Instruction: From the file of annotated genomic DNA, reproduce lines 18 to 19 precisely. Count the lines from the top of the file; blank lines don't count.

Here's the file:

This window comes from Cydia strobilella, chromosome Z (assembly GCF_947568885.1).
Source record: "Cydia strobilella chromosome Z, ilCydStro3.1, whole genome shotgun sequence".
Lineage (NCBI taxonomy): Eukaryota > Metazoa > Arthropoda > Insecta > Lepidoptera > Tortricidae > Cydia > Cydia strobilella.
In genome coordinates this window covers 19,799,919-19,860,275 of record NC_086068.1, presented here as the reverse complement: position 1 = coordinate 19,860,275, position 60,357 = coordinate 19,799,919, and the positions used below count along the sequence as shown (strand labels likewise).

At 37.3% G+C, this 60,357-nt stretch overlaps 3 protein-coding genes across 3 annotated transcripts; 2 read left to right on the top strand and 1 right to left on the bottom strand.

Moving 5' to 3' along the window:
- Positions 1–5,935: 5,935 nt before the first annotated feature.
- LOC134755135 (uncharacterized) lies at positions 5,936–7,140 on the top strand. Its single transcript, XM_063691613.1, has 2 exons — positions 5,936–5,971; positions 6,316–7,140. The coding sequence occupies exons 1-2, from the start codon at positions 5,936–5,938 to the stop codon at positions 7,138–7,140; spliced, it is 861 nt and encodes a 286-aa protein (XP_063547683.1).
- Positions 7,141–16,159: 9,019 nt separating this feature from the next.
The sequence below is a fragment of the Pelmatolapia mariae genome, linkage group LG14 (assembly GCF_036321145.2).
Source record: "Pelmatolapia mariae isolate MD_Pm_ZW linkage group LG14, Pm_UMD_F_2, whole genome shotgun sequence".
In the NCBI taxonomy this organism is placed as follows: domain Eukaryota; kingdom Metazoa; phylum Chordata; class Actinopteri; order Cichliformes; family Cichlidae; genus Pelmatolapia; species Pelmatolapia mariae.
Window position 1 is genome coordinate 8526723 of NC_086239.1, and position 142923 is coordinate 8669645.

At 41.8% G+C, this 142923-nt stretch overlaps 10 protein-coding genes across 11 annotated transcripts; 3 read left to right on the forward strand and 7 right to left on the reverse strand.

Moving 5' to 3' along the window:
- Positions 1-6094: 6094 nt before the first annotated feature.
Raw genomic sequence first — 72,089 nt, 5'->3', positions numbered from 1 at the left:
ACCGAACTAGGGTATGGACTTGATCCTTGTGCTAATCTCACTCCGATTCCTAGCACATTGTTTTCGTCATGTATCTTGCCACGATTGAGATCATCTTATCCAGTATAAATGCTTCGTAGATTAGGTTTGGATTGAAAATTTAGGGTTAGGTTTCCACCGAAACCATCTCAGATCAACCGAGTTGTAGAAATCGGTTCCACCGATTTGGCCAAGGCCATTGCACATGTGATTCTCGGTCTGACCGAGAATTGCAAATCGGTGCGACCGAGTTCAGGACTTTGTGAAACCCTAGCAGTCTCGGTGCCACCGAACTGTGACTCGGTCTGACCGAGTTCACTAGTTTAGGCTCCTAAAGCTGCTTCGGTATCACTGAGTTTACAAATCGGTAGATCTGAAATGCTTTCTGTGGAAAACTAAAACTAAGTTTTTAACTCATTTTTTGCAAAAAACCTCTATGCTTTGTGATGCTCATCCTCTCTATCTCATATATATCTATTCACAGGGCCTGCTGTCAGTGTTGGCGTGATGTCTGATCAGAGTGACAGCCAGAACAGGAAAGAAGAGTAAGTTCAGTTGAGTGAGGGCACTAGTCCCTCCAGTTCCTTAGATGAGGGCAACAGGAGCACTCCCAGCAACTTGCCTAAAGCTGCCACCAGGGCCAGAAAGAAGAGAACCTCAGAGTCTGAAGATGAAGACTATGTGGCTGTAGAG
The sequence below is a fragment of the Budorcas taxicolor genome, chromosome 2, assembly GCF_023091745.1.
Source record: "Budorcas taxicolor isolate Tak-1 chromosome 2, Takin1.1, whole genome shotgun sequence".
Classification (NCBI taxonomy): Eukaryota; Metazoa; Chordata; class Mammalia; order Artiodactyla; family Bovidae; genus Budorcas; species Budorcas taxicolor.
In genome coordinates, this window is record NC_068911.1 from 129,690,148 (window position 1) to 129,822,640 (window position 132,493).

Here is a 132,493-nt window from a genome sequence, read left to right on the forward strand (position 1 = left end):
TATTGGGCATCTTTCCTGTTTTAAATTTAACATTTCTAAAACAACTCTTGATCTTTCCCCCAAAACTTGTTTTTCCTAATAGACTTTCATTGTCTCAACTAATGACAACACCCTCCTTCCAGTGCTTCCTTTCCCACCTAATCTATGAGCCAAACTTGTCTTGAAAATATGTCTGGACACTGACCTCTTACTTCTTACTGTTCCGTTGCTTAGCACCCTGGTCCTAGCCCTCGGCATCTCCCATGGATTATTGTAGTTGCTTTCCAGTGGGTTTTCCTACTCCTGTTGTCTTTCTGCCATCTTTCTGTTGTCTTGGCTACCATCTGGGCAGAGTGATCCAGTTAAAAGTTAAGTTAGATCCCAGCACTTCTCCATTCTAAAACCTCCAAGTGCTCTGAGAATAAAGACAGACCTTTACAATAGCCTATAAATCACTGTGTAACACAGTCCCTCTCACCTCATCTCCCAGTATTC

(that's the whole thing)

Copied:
ACCGAACTAGGGTATGGACTTGATCCTTGTGCTAATCTCACTCCGATTCCTAGCACATTGTTTTCGTCATGTATCTTGCCACGATTGAGATCATCTTATCCAGTATAAATGCTTCGTAGATTAGGTTTGGATTGAAAATTTAGGGTTAGGTTTCCACCGAAACCATCTCAGATCAACCGAGTTGTAGAAATCGGTTCCACCGATTTGGCCAAGGCCATTGCACATGTGATTCTCGGTCTGACCGAGAATTGCAAATCGGTGCGACCGAGTTCAGGACTTTGTGAAACCCTAGCAGTCTCGGTGCCACCGAACTGTGACTCGGTCTGACCGAGTTCACTAGTTTAGGCTCCTAAAGCTGCTTCGGTATCACTGAGTTTACAAATCGGTAGATCTGAAATGCTTTCTGTGGAAAACTAAAACTAAGTTTTTAACTCATTTTTTGCAAAAAACCTCTATGCTTTGTGATGCTCATCCTCTCTATCTCATATATATCTATTCACAGGGCCTGCTGTCAGTGTTGGCGTGATGTCTGATCAGAGTGACAGCCAGAACAGGAAAGAAGAGTAAGTTCAGTTGAGTGAGGGCACTAGTCCCTCCAGTTCCTTAGATGAGGGCAACAGGAGCACTCCCAGCAACTTGCCTAAAGCTGCCACCAGGGCCAGAAAGAAGAGAACCTCAGAGTCTGAAGATGAAGACTATGTGGCTGTAGAG
The sequence below is a fragment of the Budorcas taxicolor genome, chromosome 2, assembly GCF_023091745.1.